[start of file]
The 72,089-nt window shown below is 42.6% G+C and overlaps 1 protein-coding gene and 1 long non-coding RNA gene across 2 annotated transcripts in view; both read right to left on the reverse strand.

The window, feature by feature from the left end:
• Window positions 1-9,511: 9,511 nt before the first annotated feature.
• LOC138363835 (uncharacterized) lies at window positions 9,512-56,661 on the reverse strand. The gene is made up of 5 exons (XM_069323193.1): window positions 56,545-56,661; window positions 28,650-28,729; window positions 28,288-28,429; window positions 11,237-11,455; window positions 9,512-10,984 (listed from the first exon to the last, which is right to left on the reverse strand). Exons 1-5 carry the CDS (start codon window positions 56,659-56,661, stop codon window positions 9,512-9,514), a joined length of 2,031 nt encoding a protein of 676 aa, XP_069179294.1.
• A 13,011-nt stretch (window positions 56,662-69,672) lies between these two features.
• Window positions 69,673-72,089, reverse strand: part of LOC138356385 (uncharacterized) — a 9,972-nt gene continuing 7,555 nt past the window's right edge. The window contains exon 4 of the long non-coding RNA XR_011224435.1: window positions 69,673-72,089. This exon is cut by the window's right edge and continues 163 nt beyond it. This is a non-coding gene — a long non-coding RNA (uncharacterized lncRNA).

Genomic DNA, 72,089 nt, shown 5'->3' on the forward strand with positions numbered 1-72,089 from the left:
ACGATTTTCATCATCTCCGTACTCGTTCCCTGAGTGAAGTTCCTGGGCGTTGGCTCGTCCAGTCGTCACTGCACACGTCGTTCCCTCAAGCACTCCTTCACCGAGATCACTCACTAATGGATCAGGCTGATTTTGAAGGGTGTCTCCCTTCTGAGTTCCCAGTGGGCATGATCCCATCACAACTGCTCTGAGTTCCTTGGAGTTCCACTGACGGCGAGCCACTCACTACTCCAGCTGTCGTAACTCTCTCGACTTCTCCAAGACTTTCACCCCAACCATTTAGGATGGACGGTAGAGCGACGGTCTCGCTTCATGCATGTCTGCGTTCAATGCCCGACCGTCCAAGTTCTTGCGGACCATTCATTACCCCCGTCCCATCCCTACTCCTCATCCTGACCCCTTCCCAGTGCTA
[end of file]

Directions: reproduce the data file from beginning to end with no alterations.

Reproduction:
The 72,089-nt window shown below is 42.6% G+C and overlaps 1 protein-coding gene and 1 long non-coding RNA gene across 2 annotated transcripts in view; both read right to left on the reverse strand.

The window, feature by feature from the left end:
• Window positions 1-9,511: 9,511 nt before the first annotated feature.
• LOC138363835 (uncharacterized) lies at window positions 9,512-56,661 on the reverse strand. The gene is made up of 5 exons (XM_069323193.1): window positions 56,545-56,661; window positions 28,650-28,729; window positions 28,288-28,429; window positions 11,237-11,455; window positions 9,512-10,984 (listed from the first exon to the last, which is right to left on the reverse strand). Exons 1-5 carry the CDS (start codon window positions 56,659-56,661, stop codon window positions 9,512-9,514), a joined length of 2,031 nt encoding a protein of 676 aa, XP_069179294.1.
• A 13,011-nt stretch (window positions 56,662-69,672) lies between these two features.
• Window positions 69,673-72,089, reverse strand: part of LOC138356385 (uncharacterized) — a 9,972-nt gene continuing 7,555 nt past the window's right edge. The window contains exon 4 of the long non-coding RNA XR_011224435.1: window positions 69,673-72,089. This exon is cut by the window's right edge and continues 163 nt beyond it. This is a non-coding gene — a long non-coding RNA (uncharacterized lncRNA).

Genomic DNA, 72,089 nt, shown 5'->3' on the forward strand with positions numbered 1-72,089 from the left:
ACGATTTTCATCATCTCCGTACTCGTTCCCTGAGTGAAGTTCCTGGGCGTTGGCTCGTCCAGTCGTCACTGCACACGTCGTTCCCTCAAGCACTCCTTCACCGAGATCACTCACTAATGGATCAGGCTGATTTTGAAGGGTGTCTCCCTTCTGAGTTCCCAGTGGGCATGATCCCATCACAACTGCTCTGAGTTCCTTGGAGTTCCACTGACGGCGAGCCACTCACTACTCCAGCTGTCGTAACTCTCTCGACTTCTCCAAGACTTTCACCCCAACCATTTAGGATGGACGGTAGAGCGACGGTCTCGCTTCATGCATGTCTGCGTTCAATGCCCGACCGTCCAAGTTCTTGCGGACCATTCATTACCCCCGTCCCATCCCTACTCCTCATCCTGACCCCTTCCCAGTGCTA